Recently I was going through some controllers and noticed a lot of code that was reading claims from
ClaimsPrinciple. If you ever worked with claims in ASP.NET Core then code like
User.FindFirst(...) might be familiar. All that the method does is that it will find the first claim that matches the type you want. You might have also noticed that, if you wanted to unit test some method in the controller that uses claims, it actually requires a quite a few extra lines of code to achieve that. You have to create
Claims and then set everything on the
HttpContext of your
I stopped for a second and said to myself: "It would be nice if I could just get the required claim as a method parameter". And then I realized that it might not be that hard to actually achieve that! Let's see what we have to do to implement a custom
Representing our source of data for binding
We will start by creating a
BindingSource for our source of data. This is needed when we want to bind our claim to the parameter of our controller action method.
We will use the
BindingSource that we have created in the following steps.
Creating the value provider
The next very important step is to create the value provider. The value provider is the class where the actual claims will be read from the
ClaimsPricinpal. We will base our new
ClaimValueProvider on the
BindingSourceValueProvider since we want to bind our claims to parameters in our controller action methods.
ClaimValueProvider we will need a
BindingSource which will be the one we created for claims and a
ClaimsPrincipal from which we will read the required claim.
ContainsPrefix(...) method, we will check whether the required claim is available.
GetValue(...) method, we will return the first claim that matches the required claim type.
This is all we need to do in the value provider. As you can see, you can easily unit test this class, since it does only a couple of small things.
Creating the value provider factory
Now when we have implemented the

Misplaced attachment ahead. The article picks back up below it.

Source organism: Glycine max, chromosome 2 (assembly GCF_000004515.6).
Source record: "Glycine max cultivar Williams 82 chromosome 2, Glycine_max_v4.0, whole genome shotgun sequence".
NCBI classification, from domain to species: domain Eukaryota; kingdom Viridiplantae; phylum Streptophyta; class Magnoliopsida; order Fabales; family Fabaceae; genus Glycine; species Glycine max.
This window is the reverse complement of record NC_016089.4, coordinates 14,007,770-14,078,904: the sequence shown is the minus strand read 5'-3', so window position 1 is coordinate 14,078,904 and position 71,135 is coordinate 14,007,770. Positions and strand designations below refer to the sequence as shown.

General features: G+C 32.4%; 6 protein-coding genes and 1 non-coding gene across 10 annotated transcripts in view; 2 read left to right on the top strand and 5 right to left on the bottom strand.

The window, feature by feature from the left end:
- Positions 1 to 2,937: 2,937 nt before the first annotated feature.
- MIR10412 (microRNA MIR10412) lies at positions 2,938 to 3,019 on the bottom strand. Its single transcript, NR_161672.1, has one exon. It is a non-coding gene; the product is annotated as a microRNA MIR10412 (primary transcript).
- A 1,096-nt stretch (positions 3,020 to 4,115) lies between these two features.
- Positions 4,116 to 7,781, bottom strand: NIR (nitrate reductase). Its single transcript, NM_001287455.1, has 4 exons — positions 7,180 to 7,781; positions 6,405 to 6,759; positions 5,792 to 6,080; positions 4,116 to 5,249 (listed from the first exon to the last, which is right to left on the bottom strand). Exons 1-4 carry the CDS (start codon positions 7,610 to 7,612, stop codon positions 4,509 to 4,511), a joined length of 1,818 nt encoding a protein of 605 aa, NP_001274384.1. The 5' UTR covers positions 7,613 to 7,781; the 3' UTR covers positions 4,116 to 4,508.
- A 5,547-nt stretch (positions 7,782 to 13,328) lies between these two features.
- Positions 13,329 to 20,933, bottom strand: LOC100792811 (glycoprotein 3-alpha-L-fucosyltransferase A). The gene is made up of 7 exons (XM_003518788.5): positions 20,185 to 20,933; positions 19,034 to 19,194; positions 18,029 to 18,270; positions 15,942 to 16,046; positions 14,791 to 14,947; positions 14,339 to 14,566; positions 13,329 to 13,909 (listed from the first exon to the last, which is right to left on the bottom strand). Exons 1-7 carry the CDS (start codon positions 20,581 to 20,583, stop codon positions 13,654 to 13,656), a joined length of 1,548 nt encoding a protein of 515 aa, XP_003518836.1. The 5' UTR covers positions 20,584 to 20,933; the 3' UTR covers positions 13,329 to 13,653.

ClaimValueProvider, we will need something that will create it with correct
ClaimsPrincipal. This will be done by implementing a new
IValueProviderFactory which we will call
We will pass our claim-specific
BindingSource and also pass the
ClaimsPrincipal from the
HttpContext that is available in the
ValueProviderFactoryContext which we get.
Once you have your provider created, you have to also add it into the available value providers in the
The last step is to hook up our
ClaimValueProviderFactory into available value provider factories which ASP.NET Core uses. You can do that in the
AddControllers[WithViews](...) method in
The last but not the least, our custom
So far we have implemented all the logic that will extract the claim from the
ClaimsPrincipal and hooked up everything in ASP.NET Core. What is missing is our
[FromClaim] attribute itself.
Our attribute will implement two interfaces:
IBindingSourceMetadata- this will specify which binding source will be used for binding
IModelNameProvider- this will specify the model name, this is the
keythat we will get in the value provider as a parameter
We will also add a constructor which receives a claim type, so we have to specify the claim type when we use it in our controller action method, e.g.
Using our new attribute in controller action method
Now when we have everything implemented, we can easily use our new attribute in the controller action method.